Why Be an Ecotherapist?

If you’re a mental health care practitioner, you probably already have a pretty good toolkit for working with your clients. The good news is that no matter what your preferred modalities are, you can likely add ecotherapy to your practice. I’d like to offer a few reasons why you might like to become an ecotherapist:

  • Rather than being a specific modality like CBT or humanistic psychology, ecopsychology/ecotherapy is a green lens through which psychology and therapeutic practice in general can be viewed. You can get certificates and degrees in ecopsychology to increase your competence in it, and there are also a growing number of books on the subject.
  • Ecotherapy allows you and your client to explore a whole new dimension of their lives: their relationship to nature. Many people have strong emotions and experiences with nature that they may not realize have affected them so deeply. For example, the loss of a favorite childhood tree or creek may have been traumatic for them, but they felt they had nowhere to go to talk about it and so it affects them to this day.
  • This also means that nature can be used to help clients heal. Just being out in nature is good for us on multiple levels. But for those working through more difficult situations, whether trauma or mental illness or addiction, time spent in nature could be a crucial part of their healing process.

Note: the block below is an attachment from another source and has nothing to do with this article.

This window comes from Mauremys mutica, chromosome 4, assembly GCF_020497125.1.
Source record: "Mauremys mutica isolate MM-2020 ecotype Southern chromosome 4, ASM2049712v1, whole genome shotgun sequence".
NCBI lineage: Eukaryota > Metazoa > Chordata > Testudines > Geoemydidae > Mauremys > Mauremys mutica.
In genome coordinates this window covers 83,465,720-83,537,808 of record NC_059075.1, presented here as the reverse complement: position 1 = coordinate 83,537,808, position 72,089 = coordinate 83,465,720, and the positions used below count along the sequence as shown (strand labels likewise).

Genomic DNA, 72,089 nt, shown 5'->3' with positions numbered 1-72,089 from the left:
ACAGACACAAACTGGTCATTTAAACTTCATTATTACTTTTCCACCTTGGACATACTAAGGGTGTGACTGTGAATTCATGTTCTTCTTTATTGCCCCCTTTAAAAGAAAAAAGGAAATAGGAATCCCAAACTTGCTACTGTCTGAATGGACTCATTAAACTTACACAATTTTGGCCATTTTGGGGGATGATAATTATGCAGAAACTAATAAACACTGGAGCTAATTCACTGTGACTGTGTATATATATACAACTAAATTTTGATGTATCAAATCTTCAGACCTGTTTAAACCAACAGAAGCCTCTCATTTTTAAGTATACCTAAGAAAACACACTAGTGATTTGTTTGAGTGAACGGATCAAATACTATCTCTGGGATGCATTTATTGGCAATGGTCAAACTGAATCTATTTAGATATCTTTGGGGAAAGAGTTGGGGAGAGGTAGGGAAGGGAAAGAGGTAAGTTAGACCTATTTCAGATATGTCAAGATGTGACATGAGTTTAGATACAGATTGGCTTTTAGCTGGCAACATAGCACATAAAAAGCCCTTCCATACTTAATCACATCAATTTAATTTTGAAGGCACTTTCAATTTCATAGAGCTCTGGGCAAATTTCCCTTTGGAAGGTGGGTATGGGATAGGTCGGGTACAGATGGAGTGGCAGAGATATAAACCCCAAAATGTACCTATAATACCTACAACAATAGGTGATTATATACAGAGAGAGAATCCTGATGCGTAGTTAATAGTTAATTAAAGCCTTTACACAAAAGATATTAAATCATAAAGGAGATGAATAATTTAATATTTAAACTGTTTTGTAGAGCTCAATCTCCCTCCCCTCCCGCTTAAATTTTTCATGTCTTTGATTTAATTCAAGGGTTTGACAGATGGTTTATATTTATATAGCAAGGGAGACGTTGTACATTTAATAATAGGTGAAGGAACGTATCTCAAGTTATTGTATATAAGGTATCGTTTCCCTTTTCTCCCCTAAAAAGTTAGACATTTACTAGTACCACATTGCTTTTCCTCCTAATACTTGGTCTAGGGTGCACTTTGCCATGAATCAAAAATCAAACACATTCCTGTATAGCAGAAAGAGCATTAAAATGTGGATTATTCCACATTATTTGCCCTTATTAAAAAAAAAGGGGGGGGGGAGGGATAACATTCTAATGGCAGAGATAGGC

• Ecotherapy offers a wide variety of tools clients can use both in session and at home to improve their mental health. This can be as simple as taking a walk outside a few times a week in between sessions, to planning a more intensive weekend retreat for personal restoration and stress relief. Activities like gardening, forest bathing and animal-assisted therapy all overlap with ecotherapy’s focus on using nature to heal.
  • Ecotherapy is also good for ecotherapists! Every time we help a client reconnect with nature, it’s a reminder to us to not neglect our own self-care and nature time. If you lead any nature walks or therapy retreats in wilderness areas, you get the same physical and mental health benefits from being out in nature that everyone else does.
  • By helping your clients reconnect with nature, you could be helping them discover (or rediscover!) a sense of care for our planet, and the more people who share in that responsibility, the more everyone benefits. Some clients even choose to volunteer with conservation groups as a form of self-care and socializing.
  • Ecotherapy doesn’t have to be elaborate. Sometimes it’s as simple as including a few questions about a client’s relationship with nature in the intake form, and then discussing their responses with them.

If this sounds like something you’d like to incorporate into your practice, look through some of the links I’ve included in this article, as well as those up in the menu at the top of this page. There’s always room for more ecotherapists, and plenty of people out there we can help as they create a healthier life for themselves.